I planted a number of nerines 18 months ago. I put them in the sunniest and driest place I could find, to the south of the recently planted cotoneaster hedge. I knew it would not be perfect because the hedge would eventually overshadow the plants. But the hedge offers shelter and does dry out the soil in summer. There were a few flowers last year, which I would expect because the bulbs were decent sizes. The test would be this autumn. If the site was satisfactory there should be at least as many blooms, though nerines do take a while to settle down and a lack of flowers a year after planting would not be disaster. But they have produced more flowers this year. In fact most are not nerines but xAmarines, a group of hybrids between Amaryllis belladonna and Nerine bowdenii. The point of the cross is to produce nerines with larger flowers with more substantial petals. All those I have seen are much more like nerines than amaryllis, which may actually be a good thing. Amaryllis belladonna tends to flower too late and and the foliage is too frost tender for it to be much use here, though I will eventually try, planting against the house wall.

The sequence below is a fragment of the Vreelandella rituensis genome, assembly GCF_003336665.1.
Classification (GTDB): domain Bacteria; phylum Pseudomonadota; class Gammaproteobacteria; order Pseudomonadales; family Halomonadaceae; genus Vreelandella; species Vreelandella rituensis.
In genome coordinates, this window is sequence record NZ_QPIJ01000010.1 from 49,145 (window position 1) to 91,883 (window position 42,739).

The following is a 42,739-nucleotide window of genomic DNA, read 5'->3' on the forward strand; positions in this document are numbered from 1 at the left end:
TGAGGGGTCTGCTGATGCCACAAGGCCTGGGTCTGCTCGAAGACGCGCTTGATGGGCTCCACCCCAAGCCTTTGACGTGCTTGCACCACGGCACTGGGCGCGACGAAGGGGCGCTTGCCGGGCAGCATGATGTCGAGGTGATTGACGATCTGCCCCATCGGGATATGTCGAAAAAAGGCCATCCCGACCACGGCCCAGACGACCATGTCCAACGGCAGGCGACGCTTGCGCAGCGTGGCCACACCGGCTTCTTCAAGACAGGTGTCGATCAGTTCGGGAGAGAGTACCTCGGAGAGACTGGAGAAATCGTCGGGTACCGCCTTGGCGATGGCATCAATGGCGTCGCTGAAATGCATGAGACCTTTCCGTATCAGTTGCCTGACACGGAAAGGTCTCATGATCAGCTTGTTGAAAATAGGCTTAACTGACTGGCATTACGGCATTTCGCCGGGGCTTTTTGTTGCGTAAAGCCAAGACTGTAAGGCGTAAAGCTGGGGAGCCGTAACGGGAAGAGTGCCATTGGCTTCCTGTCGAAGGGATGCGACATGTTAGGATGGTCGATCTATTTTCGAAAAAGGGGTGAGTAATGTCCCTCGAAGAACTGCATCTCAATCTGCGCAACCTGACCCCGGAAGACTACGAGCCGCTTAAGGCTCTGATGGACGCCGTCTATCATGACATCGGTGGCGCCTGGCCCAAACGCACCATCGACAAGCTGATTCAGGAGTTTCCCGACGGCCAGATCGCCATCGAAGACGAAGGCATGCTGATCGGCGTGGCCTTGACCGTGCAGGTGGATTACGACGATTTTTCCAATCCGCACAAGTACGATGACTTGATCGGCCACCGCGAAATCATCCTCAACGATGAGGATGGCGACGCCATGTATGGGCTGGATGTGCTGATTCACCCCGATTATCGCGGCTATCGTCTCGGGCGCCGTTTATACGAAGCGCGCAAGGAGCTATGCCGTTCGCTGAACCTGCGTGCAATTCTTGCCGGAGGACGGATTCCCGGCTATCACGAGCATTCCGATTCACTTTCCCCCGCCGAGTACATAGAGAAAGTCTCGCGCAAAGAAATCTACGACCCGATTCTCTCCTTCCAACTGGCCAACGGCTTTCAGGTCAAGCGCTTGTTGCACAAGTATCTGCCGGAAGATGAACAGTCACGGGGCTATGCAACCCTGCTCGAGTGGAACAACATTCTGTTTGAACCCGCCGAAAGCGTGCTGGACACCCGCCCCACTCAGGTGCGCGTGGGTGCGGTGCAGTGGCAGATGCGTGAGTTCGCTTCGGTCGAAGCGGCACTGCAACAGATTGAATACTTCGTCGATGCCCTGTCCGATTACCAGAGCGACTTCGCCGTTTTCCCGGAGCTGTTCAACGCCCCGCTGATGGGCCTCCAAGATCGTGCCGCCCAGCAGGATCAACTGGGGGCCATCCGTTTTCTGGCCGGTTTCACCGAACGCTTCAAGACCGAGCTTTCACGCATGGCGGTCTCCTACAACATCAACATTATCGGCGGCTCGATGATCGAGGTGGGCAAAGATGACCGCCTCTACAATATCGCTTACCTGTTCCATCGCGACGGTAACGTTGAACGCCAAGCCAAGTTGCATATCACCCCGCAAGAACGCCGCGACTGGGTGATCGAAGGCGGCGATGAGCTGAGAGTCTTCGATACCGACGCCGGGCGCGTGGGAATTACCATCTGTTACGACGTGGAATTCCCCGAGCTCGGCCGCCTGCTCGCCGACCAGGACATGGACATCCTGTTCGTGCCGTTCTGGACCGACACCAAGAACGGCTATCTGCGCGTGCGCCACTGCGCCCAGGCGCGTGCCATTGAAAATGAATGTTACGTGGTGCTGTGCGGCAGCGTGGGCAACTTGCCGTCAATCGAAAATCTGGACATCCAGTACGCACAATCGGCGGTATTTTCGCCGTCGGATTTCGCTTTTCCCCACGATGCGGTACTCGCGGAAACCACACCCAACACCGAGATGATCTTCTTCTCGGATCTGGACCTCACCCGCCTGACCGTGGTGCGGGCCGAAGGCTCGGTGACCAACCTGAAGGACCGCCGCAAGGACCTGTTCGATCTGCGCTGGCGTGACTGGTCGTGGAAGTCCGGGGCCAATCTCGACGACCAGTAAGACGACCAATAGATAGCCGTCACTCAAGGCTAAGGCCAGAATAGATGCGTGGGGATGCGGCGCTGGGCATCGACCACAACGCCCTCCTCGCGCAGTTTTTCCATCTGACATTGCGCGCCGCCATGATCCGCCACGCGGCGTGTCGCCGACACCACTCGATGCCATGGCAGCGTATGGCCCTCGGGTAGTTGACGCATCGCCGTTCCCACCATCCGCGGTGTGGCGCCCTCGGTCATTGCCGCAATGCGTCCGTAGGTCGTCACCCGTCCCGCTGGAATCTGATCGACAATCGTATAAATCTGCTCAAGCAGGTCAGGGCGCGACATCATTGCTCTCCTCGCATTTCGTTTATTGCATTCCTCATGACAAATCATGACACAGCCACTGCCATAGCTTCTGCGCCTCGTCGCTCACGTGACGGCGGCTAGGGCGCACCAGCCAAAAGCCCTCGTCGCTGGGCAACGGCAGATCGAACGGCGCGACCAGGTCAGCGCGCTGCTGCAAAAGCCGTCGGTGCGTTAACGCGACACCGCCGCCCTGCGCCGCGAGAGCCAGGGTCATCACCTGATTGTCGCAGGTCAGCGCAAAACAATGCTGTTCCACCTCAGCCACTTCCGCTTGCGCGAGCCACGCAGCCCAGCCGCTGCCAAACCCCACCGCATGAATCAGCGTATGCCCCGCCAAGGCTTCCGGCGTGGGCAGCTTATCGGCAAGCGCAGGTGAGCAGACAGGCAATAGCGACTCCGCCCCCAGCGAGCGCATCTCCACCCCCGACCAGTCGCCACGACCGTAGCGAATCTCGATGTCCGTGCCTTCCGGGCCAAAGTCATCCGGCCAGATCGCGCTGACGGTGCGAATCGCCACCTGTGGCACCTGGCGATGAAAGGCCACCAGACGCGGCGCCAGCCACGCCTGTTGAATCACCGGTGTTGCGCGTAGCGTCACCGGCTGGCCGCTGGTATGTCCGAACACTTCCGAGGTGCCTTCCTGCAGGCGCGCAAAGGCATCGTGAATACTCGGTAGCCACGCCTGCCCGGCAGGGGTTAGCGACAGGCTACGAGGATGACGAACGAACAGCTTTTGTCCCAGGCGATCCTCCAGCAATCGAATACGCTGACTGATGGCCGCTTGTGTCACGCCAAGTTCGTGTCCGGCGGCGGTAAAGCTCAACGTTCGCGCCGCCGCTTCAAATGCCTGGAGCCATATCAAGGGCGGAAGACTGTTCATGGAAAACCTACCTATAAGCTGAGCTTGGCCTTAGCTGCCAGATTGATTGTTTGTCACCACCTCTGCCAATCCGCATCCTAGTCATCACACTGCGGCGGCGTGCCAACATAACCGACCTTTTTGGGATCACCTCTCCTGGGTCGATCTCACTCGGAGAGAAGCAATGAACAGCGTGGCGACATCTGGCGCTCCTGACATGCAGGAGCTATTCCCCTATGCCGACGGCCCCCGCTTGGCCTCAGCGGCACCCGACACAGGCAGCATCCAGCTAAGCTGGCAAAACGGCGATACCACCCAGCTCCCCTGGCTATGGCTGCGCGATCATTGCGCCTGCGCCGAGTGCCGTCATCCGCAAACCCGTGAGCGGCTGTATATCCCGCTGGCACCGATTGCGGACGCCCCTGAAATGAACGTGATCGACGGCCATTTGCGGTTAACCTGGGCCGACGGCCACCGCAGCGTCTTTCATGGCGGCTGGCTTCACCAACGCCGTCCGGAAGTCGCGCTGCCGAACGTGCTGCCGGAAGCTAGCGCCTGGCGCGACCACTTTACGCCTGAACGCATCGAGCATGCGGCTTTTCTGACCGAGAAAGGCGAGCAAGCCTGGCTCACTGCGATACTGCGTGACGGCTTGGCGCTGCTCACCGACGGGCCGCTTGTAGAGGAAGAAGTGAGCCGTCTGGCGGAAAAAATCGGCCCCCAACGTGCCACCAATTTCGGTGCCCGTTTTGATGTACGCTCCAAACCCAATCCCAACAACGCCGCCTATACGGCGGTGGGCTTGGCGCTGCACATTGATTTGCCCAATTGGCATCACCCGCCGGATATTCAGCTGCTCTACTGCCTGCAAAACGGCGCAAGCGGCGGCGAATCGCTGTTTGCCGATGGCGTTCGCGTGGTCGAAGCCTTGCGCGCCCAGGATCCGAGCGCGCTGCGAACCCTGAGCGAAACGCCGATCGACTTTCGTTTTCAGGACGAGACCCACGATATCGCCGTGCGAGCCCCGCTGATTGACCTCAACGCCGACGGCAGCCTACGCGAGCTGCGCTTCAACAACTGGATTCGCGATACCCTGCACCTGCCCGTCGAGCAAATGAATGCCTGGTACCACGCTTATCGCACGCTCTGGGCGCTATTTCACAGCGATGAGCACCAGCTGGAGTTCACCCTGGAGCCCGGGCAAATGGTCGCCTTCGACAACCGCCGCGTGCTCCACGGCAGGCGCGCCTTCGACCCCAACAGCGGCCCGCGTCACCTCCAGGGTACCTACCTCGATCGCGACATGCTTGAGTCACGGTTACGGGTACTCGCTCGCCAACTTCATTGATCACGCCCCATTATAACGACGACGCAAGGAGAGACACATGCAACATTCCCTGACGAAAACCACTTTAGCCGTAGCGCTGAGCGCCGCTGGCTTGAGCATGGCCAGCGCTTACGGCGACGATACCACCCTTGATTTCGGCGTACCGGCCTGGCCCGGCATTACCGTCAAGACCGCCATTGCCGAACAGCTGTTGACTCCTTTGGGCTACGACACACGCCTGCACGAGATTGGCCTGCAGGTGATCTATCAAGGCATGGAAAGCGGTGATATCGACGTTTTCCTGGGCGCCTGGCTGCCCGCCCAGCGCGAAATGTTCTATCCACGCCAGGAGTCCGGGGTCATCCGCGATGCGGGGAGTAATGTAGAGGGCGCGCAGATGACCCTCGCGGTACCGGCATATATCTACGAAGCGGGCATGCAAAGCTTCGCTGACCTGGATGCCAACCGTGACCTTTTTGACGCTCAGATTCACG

Above is ‘Emmanuelle’, which seems vigorous and is a nice pastel colour. I think these hybrids were bred primarily to be grown as cut flowers so I hope, and assume, they will bloom readily.
‘Aphrodite’ is a much deeper pink and a bit like the common Nerine bowdenii on steroids. These xAmarines see to have flowered slightly earlier than the true nerines and the only one yet in bloom is ‘Vesta’ (below).
In most gardens around here nerines are in full flow – we are always a bit late in this garden.